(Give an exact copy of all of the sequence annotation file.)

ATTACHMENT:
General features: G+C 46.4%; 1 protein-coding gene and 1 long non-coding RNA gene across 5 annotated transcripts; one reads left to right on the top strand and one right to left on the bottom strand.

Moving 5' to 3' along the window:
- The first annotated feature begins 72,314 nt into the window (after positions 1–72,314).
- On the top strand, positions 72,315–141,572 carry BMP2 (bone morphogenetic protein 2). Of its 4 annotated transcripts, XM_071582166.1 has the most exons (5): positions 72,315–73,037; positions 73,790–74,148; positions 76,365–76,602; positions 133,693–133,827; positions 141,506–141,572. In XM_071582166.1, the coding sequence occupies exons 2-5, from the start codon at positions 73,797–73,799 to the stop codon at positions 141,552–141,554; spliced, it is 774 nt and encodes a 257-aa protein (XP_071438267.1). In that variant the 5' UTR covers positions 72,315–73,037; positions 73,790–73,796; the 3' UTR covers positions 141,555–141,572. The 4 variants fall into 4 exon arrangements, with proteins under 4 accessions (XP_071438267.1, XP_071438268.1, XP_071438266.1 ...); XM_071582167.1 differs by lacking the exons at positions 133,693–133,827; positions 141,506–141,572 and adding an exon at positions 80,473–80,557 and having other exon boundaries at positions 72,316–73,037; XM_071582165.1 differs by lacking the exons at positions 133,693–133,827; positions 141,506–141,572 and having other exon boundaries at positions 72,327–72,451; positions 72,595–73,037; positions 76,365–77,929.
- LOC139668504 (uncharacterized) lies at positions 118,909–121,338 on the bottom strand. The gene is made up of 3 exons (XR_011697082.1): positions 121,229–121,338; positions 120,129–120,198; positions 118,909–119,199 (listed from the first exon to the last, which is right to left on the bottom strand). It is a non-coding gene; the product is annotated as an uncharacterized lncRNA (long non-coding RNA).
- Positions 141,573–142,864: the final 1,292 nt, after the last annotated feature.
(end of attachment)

General features: G+C 46.4%; 1 protein-coding gene and 1 long non-coding RNA gene across 5 annotated transcripts; one reads left to right on the top strand and one right to left on the bottom strand.

Moving 5' to 3' along the window:
- The first annotated feature begins 72,314 nt into the window (after positions 1–72,314).
- On the top strand, positions 72,315–141,572 carry BMP2 (bone morphogenetic protein 2). Of its 4 annotated transcripts, XM_071582166.1 has the most exons (5): positions 72,315–73,037; positions 73,790–74,148; positions 76,365–76,602; positions 133,693–133,827; positions 141,506–141,572. In XM_071582166.1, the coding sequence occupies exons 2-5, from the start codon at positions 73,797–73,799 to the stop codon at positions 141,552–141,554; spliced, it is 774 nt and encodes a 257-aa protein (XP_071438267.1). In that variant the 5' UTR covers positions 72,315–73,037; positions 73,790–73,796; the 3' UTR covers positions 141,555–141,572. The 4 variants fall into 4 exon arrangements, with proteins under 4 accessions (XP_071438267.1, XP_071438268.1, XP_071438266.1 ...); XM_071582167.1 differs by lacking the exons at positions 133,693–133,827; positions 141,506–141,572 and adding an exon at positions 80,473–80,557 and having other exon boundaries at positions 72,316–73,037; XM_071582165.1 differs by lacking the exons at positions 133,693–133,827; positions 141,506–141,572 and having other exon boundaries at positions 72,327–72,451; positions 72,595–73,037; positions 76,365–77,929.
- LOC139668504 (uncharacterized) lies at positions 118,909–121,338 on the bottom strand. The gene is made up of 3 exons (XR_011697082.1): positions 121,229–121,338; positions 120,129–120,198; positions 118,909–119,199 (listed from the first exon to the last, which is right to left on the bottom strand). It is a non-coding gene; the product is annotated as an uncharacterized lncRNA (long non-coding RNA).
- Positions 141,573–142,864: the final 1,292 nt, after the last annotated feature.